Serena Williams' outfit was the talk of the French Open, not her skill or her return to tennis as a mother. (Image via Today)
Thoughts x
Serena Williams' outfit was the talk of the French Open, not her skill or her return to tennis as a mother. (Image via Today)

Can we all agree that Serena looked fierce in that outfit and move on?

To say the least, Serena Williams’ French Open appearance early this summer was a momentous occasion. If she won, it would be her first Grand Slam since giving birth to her daughter last year, and it was a powerful moment of solidarity for women who have had to fight to bounce back into their careers after becoming mothers. But beyond the symbolism of her appearance, the real topic of discussion ultimately became the skintight black cat suit that she wore while competing.

Specifically designed to help Williams, who has been open about suffering from blood clots and maintaining good circulation, the suit was a strong departure from the skirts and dresses that are generally associated with tennis and immediately became a sensation.

It’s difficult to imagine Williams looking even more powerful on the court than she does on a regular basis, and yet the cat suit did so by just existing. Talking about her choice to wear it, Williams said that it was her way of “being a superhero,” and that she felt like a “warrior princess” from Wakanda, a reference to the blockbuster movie “Black Panther.”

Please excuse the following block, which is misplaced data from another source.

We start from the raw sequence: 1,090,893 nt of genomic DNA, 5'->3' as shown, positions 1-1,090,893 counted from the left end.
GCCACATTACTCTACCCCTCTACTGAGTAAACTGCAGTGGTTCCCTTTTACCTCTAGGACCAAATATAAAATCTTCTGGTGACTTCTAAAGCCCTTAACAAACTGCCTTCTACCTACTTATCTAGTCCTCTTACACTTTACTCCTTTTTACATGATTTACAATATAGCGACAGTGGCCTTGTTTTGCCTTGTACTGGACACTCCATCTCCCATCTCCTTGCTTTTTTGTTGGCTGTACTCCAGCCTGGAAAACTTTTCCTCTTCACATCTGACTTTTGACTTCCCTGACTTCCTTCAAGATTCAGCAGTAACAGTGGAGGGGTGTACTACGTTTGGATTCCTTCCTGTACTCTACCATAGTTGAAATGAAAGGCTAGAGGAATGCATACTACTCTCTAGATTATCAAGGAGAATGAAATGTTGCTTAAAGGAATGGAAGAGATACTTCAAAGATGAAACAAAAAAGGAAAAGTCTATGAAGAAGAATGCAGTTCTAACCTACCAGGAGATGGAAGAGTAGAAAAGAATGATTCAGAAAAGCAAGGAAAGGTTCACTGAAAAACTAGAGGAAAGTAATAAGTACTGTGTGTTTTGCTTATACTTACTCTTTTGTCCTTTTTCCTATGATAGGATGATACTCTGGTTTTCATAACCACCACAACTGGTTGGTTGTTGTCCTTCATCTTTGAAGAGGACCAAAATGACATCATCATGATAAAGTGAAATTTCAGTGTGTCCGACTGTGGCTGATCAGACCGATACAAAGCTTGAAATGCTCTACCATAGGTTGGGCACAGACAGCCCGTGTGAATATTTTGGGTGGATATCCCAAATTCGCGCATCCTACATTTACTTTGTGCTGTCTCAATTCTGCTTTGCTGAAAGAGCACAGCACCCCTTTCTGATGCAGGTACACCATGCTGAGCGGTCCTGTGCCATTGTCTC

Williams was criticized for her choice of outfit at the French Open, even after stating that she was wearing her “cat suit” for medical reasons. (Image via The Pool)

Though she had to pull out of the tournament due to an injury, her performance and that cat suit felt like a step forward for women who want to be celebrated for their strength rather than femininity. But unfortunately, even a woman as badass as Serena Williams isn’t immune from others’ sexist standards.

The organizers of the French Open didn’t feel too excited about her choice of wardrobe, and the president of the French Tennis Federation said just this month that the organization would be implementing a dress code, implying that the cat suit went “too far” and saying “one must respect the game and the place.”

The implication that Williams was disrespecting the game of tennis with her warrior-esque and medically practical fashion statement immediately ignited a social media firestorm, with many calling the statement sexist and indicative of a double standard between male and female athletes.

Just a few days after the dress code comment was made, French player Alize Cornet was given a code violation warning at the U.S. Open because she had quickly taken off her shirt to adjust it after she realized it was on backwards.

The United States Tennis Association quickly issued an apology for what they considered to be a misunderstanding, but that didn’t do anything to stop social media from once again calling out the double standard.

While these incidents might feel isolated from one another, they’re indicative of the problem that so many female athletes face, which is a sexist disparity in the treatment that they receive compared to their male counterparts. And it’s a problem that spans across all sports and careers in the industry.

Despite their success, the U.S. Women’s Soccer Team still awaits equal pay to their male counterparts. (Image via NY Times)